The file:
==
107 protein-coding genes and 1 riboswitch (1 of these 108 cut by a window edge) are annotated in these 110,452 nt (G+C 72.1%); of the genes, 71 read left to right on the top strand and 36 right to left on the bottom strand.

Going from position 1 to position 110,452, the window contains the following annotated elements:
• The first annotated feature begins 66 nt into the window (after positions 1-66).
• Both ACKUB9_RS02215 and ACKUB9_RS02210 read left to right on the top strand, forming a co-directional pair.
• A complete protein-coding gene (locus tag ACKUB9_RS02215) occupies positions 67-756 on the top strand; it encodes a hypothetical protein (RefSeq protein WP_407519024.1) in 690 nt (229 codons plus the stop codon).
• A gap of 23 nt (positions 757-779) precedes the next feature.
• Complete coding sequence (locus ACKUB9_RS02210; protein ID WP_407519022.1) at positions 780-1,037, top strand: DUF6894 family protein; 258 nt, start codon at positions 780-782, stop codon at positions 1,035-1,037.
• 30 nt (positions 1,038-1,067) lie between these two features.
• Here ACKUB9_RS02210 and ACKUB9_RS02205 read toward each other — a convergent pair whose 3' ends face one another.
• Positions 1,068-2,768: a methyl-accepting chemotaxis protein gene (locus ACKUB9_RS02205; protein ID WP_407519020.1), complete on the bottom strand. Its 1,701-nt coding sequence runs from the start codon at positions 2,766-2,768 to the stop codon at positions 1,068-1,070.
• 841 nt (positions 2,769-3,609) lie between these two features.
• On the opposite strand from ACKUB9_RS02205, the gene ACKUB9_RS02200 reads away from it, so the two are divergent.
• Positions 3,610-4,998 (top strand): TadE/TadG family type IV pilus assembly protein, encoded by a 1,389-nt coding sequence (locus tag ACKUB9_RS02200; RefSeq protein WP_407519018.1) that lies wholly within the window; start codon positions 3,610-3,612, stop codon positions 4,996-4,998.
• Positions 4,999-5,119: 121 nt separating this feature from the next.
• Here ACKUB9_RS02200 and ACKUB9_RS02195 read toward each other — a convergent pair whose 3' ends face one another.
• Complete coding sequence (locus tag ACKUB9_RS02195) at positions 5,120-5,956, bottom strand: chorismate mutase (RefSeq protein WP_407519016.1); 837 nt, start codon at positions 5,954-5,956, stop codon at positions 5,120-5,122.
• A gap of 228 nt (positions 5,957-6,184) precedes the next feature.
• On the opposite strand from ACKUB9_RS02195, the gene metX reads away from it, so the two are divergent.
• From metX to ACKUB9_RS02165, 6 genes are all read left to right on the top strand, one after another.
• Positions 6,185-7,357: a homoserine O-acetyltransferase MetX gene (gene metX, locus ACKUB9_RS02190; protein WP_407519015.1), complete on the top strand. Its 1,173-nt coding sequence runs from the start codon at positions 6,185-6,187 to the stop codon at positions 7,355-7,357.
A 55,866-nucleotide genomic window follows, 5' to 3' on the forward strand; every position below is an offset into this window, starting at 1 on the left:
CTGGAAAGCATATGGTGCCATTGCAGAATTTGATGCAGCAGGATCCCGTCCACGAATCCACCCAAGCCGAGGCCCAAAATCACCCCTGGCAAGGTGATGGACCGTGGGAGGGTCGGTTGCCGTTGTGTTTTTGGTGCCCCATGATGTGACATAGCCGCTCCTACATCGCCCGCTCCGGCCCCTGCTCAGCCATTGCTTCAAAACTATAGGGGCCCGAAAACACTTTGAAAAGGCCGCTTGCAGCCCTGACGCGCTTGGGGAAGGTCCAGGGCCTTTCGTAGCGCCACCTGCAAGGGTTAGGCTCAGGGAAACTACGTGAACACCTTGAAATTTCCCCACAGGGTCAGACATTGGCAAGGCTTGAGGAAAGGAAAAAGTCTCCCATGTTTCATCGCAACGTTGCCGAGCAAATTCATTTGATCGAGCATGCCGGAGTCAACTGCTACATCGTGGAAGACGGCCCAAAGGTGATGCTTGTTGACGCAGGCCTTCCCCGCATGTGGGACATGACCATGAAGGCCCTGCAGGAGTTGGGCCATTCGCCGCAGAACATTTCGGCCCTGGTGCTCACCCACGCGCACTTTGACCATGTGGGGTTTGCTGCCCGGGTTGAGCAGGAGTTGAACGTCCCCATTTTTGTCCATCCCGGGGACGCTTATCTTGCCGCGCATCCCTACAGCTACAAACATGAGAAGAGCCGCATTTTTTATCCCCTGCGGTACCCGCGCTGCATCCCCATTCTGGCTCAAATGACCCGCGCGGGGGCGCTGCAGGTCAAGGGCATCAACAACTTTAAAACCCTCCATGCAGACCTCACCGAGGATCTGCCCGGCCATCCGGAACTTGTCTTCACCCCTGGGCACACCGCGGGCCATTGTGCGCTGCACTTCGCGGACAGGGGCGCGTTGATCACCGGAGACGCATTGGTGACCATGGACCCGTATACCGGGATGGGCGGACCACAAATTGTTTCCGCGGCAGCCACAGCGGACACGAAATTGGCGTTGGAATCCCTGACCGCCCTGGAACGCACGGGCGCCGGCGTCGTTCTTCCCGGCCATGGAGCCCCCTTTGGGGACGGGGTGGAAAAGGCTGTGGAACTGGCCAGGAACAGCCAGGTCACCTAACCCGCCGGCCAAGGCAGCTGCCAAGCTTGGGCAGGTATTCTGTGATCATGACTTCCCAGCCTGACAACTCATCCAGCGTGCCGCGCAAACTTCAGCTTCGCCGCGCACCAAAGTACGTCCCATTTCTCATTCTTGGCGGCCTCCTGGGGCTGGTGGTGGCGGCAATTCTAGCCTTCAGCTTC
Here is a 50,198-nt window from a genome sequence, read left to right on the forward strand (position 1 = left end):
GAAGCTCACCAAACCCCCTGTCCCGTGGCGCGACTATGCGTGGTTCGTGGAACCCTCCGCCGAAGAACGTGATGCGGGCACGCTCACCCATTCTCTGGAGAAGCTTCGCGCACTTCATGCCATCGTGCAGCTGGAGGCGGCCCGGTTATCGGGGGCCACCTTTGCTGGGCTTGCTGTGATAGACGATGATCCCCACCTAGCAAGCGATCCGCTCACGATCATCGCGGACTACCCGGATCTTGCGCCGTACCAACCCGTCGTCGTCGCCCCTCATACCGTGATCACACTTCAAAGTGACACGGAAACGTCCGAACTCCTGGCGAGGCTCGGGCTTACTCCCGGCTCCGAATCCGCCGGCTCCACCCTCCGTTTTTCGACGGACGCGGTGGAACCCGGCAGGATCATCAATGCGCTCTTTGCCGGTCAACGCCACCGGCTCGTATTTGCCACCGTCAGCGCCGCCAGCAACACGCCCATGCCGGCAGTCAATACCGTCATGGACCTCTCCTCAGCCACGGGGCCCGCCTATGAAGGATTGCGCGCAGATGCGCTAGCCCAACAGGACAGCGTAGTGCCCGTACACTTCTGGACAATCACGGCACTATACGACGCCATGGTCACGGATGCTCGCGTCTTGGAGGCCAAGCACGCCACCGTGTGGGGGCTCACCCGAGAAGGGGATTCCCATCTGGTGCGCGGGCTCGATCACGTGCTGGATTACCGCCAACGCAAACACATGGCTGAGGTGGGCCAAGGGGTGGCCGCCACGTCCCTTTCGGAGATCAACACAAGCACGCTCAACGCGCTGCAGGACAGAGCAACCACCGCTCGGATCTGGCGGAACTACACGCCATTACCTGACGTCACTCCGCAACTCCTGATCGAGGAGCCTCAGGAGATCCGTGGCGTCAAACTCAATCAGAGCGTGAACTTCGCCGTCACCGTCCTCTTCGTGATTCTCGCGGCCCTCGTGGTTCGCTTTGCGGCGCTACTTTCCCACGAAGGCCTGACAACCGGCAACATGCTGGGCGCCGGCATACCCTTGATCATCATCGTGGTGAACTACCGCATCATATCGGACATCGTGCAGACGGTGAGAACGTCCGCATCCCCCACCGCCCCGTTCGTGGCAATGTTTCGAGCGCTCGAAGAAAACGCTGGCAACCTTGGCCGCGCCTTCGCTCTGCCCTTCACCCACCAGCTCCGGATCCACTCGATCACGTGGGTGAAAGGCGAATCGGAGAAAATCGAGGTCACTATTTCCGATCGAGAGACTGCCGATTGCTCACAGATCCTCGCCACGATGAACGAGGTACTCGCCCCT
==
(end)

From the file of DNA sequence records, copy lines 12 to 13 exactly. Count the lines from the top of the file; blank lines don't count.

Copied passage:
• On the opposite strand from ACKUB9_RS02205, the gene ACKUB9_RS02200 reads away from it, so the two are divergent.
• Positions 3,610-4,998 (top strand): TadE/TadG family type IV pilus assembly protein, encoded by a 1,389-nt coding sequence (locus tag ACKUB9_RS02200; RefSeq protein WP_407519018.1) that lies wholly within the window; start codon positions 3,610-3,612, stop codon positions 4,996-4,998.